But I don’t have empathy for the people above, because I put them on a pedestal. These are the people we are told to be. America is where you make your dreams, pave your roads with gold, do and say whatever the fuck you want, man. If you’ve made it, you’ve made it. The chinks in the circuitry disappear. There is nowhere further they can go. I think, you’ve made it man. You can make short films and long films and small films, large films, you can do and say whatever the fuck you want, man.
That’s not a bad thing.
In fact, I respect it.
But maybe respect is what’s killing the joy for me. When I place you on that pedestal, even if you don’t want it, say to me, I’m just a guy: I no longer see you. And maybe this is why empathy isn’t working.
That 1% may have lied and cheated the whole way up the ladder, or maybe they put in countless hours of effort and ardor, but they’re up there, and so I put them up on a pedestal, whether I hate them, like them, don’t know who they are, don’t give a fuck about them. They’re there, I’m here. Done.
And so they aren’t on the same playing field. They’re not even on the same dimensional plane. So, they can do whatever they want. Do and say whatever the fuck they want. I might not agree, but there’s no way, legal or logistical, that I can stop them.
This is not just hopelessness. This is a loss of empathy. I forget that they too are humans. And so maybe they forget too.
I am not trying to compare you to a money-grubbing, corrupt, and corpulent CEO- okay, maybe I’m comparing you, but I’m not finding a lot of similarities, except for this: you are someone that, in my eyes, can do whatever you want. Maybe that’s not true. But the illusion hides the reality. And I cannot empathize.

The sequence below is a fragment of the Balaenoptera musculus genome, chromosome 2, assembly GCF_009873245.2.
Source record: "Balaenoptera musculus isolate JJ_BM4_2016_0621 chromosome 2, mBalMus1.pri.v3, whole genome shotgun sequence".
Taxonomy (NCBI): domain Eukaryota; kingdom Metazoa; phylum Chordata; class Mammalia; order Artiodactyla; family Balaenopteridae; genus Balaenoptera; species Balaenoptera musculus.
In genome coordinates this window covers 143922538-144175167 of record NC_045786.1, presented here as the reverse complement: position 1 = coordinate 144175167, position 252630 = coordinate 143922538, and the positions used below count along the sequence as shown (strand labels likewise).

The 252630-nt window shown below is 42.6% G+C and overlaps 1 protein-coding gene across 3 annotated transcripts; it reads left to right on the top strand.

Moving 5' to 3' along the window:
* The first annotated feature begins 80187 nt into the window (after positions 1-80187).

I went home being jealous of the people whose hands you shook. The dancing panda that you got down and funky with. The people who sounded clever and changed your life, most probably. The girl who got on stage and stuttered and squeaked the instant 4 jocks she had never met before picked her up for your experimental short film snippet.
Really, these things all sound so silly… but of course they are. When you put someone on a pedestal, you change reality. You narrow it down to tiny, silly things. Or maybe small things put on their grandiose robes and flaunt around the room of your mind, laughing at you. Molehills and mountains. But most importantly, you change the people around you. There’s no way you can step into my shoes, or me into yours. We are cut off. And I find that sad.
That is why I came home dejected. I loved the event, felt happy about my friends who got to meet you, laughed at the crazy awesome dancers, also laughed at the not-so-crazy awesome ones, thought, that was a period of procrastination well-spent, but I was saddened by my own inability to connect.
That’s why I’m here now, why I made this new account and am now writing this on the HitRecord site. I'm putting myself out there, like it or not. It's now my time to do or say whatever the fuck I want. And maybe what I want is this: maybe I’m trying to reconnect, now that I’ve seen what I have severed. An imaginary break is both easy and difficult to fix. But the most important thing is to try. And I hope that if I see you again, I’ll be able to empathize.
Below the Pedestal, Looking Up